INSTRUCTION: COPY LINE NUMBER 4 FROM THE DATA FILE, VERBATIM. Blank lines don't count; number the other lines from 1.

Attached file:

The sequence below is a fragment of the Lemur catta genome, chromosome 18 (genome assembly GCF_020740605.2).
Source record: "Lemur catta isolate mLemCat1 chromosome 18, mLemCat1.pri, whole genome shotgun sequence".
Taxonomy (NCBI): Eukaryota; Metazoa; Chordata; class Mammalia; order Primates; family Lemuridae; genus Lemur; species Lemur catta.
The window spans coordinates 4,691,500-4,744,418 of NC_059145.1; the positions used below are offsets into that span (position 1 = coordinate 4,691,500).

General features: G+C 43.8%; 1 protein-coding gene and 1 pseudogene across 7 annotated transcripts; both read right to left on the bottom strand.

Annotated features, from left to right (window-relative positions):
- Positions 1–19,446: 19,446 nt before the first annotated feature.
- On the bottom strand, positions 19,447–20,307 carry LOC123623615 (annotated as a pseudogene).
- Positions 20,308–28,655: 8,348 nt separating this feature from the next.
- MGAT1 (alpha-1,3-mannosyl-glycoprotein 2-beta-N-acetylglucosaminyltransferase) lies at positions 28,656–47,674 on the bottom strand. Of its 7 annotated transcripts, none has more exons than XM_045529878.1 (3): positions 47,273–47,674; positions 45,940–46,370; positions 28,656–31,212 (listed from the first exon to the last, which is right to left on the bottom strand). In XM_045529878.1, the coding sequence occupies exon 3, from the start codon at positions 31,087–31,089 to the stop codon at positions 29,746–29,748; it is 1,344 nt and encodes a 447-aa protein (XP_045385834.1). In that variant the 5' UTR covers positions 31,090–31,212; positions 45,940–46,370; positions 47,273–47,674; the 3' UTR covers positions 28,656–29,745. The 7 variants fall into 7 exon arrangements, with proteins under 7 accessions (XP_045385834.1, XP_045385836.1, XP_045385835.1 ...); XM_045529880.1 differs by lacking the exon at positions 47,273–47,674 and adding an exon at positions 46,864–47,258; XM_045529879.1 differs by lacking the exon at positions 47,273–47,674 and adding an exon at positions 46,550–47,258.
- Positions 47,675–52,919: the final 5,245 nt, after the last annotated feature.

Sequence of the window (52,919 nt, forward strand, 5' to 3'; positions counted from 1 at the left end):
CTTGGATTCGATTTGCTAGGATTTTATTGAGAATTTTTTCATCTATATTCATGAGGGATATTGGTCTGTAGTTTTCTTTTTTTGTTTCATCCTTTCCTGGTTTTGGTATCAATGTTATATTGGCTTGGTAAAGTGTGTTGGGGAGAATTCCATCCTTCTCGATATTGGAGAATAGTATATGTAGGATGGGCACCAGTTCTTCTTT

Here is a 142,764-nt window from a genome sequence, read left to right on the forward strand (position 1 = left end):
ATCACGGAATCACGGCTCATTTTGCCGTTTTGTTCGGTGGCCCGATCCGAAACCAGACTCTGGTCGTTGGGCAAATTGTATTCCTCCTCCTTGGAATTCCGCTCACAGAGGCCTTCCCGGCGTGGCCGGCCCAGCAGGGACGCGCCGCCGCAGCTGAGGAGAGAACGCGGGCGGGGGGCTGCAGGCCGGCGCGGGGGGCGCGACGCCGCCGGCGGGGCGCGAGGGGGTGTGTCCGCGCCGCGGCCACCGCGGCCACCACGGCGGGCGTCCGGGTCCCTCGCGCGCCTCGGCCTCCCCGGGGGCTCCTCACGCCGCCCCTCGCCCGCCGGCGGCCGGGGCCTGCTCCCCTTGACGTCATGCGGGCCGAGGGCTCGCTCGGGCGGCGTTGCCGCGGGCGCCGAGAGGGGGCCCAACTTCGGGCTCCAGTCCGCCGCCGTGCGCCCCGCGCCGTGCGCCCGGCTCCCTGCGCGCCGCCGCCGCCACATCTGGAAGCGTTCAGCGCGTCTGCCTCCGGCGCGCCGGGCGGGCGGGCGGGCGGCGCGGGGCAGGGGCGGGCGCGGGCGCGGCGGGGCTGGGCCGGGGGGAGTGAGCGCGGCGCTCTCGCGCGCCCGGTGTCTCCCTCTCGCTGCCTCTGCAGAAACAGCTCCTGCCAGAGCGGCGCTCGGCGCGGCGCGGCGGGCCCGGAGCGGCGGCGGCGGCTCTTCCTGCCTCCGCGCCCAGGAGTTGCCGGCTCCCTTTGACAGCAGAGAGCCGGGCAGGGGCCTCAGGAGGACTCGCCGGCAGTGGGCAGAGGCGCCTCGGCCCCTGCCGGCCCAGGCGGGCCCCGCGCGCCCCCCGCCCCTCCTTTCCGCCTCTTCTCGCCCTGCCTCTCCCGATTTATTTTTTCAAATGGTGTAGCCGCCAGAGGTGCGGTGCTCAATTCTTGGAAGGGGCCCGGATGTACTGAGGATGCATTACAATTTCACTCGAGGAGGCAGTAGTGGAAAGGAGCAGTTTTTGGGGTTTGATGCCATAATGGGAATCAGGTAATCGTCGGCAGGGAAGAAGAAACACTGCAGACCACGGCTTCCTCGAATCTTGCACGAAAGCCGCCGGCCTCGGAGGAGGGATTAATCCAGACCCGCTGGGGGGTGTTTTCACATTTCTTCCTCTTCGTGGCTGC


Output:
The window spans coordinates 4,691,500-4,744,418 of NC_059145.1; the positions used below are offsets into that span (position 1 = coordinate 4,691,500).